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Great naval Battles of the Ancient Greek World by Owen Rees   Once again I am proud to review a Pen & Sword r...

Great Naval Battles of the Ancient Greek World by Owen Rees Great Naval Battles of the Ancient Greek World by Owen Rees

For your Wargamer, Toy soldier collector, MiniFig collector, military history nut. Reviews, interviews, Model Making, AARs and books!

Owen Rees


 Once again I am proud to review a Pen & Sword release. The book shows us thirteen naval battles from The Battle of Lade in 494 BC to The Battle of Cnidus in 394 BC. The author has picked a very interesting group of battles to depict. There were, in actuality, so many to choose from that he mentions he chose only the ones that have the most information available to historians.

 The author's introduction is unusual in that he does not just explain why he wrote the book, but gives the reader a grounding in Grecian naval warfare. It is a short, but very informative lesson. What exactly was a trireme, how were the rowers set up, and what was each bank of them called? These and more are answered in the introduction. He also dips our toes in the water of their tactics. Even the earliest battles show how sophisticated the Greeks had become in naval warfare. More than 1500 years later some European naval battles were no more than a land battle at sea, with ships lashed together to make to make a pseudo island to fight on.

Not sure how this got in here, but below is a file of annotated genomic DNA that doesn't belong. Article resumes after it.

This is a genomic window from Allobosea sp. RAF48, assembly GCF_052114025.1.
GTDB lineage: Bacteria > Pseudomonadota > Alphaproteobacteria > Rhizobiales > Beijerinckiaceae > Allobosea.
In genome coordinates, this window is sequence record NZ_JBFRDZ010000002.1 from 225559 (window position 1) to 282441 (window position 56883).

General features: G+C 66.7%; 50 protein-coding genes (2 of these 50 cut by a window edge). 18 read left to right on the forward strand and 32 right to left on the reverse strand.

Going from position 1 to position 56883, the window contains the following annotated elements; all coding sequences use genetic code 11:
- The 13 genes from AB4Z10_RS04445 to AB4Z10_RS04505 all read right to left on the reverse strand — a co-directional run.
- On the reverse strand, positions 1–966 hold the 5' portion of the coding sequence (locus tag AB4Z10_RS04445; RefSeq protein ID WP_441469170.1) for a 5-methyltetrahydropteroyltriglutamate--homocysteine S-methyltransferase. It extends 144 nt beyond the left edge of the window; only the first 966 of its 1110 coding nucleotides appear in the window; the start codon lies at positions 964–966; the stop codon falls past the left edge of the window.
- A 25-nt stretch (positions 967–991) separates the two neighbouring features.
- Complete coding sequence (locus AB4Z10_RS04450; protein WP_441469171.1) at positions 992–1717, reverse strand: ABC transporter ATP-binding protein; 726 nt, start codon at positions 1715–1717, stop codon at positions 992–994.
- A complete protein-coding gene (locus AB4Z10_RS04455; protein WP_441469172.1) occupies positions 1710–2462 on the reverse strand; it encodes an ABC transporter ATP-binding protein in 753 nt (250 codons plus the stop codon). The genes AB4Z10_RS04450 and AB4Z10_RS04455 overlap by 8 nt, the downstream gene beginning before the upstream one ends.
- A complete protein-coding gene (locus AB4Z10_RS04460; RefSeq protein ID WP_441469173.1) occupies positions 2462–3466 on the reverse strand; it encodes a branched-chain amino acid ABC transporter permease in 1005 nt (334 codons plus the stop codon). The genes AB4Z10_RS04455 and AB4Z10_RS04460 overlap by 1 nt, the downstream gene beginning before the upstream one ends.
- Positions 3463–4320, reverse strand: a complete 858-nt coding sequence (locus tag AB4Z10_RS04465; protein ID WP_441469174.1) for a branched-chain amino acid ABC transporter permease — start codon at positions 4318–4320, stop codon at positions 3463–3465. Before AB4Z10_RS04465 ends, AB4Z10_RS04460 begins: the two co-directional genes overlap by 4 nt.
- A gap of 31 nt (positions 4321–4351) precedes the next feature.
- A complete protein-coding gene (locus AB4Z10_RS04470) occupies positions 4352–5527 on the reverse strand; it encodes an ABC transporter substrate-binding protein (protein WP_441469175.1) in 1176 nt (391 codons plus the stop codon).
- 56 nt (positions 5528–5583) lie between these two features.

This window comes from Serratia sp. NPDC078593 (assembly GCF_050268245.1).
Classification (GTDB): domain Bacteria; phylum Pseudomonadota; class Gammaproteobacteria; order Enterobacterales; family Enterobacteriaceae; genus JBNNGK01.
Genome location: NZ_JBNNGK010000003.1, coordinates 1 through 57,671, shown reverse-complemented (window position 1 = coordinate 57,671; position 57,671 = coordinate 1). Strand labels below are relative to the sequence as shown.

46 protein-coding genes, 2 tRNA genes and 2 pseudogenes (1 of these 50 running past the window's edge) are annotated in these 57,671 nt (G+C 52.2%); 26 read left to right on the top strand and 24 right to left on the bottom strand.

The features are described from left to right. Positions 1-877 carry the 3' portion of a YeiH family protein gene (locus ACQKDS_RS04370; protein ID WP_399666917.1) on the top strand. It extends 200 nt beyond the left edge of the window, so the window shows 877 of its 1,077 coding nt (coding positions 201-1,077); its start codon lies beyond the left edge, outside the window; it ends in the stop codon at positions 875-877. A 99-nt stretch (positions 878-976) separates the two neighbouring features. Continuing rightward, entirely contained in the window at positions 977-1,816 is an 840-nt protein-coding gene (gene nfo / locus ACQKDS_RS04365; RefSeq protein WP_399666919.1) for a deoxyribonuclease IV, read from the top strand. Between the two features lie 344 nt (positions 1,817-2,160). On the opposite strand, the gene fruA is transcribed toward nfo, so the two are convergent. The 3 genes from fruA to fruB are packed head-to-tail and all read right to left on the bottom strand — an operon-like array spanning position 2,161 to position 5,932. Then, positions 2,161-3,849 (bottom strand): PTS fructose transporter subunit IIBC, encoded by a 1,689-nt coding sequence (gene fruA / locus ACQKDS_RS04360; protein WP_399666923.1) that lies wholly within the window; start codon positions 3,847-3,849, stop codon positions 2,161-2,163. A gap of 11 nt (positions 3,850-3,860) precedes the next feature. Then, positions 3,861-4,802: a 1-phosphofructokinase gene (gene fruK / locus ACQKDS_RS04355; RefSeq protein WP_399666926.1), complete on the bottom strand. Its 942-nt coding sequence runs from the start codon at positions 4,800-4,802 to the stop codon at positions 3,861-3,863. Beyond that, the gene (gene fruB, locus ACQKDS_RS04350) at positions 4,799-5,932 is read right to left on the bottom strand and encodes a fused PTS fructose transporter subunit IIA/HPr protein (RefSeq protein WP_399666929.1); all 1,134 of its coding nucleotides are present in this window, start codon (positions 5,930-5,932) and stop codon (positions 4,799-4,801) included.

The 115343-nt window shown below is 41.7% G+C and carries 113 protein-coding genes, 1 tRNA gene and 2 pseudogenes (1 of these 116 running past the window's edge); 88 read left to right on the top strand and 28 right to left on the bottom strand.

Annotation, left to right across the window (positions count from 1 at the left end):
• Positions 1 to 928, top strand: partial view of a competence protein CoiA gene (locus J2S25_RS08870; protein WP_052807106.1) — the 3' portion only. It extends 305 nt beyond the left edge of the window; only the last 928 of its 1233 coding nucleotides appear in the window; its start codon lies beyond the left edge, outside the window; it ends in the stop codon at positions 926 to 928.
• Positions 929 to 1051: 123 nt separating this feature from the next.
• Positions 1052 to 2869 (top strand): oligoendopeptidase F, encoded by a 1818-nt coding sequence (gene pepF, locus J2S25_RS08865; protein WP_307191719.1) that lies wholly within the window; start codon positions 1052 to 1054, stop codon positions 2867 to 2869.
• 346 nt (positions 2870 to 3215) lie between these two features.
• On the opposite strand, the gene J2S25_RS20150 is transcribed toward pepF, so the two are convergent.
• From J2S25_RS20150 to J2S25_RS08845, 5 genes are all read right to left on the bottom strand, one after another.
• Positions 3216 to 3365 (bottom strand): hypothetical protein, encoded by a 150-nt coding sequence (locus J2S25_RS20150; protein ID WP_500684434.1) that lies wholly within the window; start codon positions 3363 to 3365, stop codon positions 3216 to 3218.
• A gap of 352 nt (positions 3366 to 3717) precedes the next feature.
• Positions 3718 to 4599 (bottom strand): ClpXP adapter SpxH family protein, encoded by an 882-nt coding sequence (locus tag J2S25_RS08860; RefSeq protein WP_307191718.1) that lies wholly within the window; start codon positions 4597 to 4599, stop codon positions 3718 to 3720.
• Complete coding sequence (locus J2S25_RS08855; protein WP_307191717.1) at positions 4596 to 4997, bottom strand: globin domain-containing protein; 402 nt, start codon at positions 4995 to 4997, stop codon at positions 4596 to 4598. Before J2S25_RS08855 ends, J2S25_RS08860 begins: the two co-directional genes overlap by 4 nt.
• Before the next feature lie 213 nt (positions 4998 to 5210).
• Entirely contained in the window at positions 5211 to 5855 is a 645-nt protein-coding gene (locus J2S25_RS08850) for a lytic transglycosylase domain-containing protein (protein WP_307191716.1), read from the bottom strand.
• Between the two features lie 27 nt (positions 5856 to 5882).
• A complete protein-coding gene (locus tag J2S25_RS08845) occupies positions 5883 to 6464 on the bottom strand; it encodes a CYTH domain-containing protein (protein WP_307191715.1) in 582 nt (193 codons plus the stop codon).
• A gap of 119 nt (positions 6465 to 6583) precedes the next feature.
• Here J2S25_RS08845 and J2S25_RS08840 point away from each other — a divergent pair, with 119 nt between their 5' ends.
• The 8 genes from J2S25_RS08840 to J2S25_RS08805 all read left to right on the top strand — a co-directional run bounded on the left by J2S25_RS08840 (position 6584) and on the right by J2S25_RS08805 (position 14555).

The battles start at the Persian Wars, where Persia was invading Greece. They continue through the Archidamian and Ionian  (usually called the Decelean War by scholars, but the author points out that all of the action took place in Ionia)Wars. The familiar names are all here: Conon, Lysander, and of course Alcibiades. The Greek strategy and tactics of the period are still studied today. Many of the famous ancient historians are quoted in the book. The author attempts (I think successfully) to make sense of these military actions from the sometime very skimpy sources.

 The duel between Alcibiades and Lysander are the most interesting parts of the book in my opinion. The author shows that Persian money was the only reason that Sparta was able to keep fighting at the end of the Peloponnesian War.

 All in all, this is a great book to add to your collection. The maps, which are a little Spartan (sorry), do help. It would have been nice to see more of them. Mr. Rees, soon to be Dr. Rees, does an excellent job of sweeping away the cobwebs of 2500 years. Thank you Casemate Publishers for allowing me to review this book.


Author: Owen Rees
Publisher: Pen & Sword
Distributor: Casemate Publishers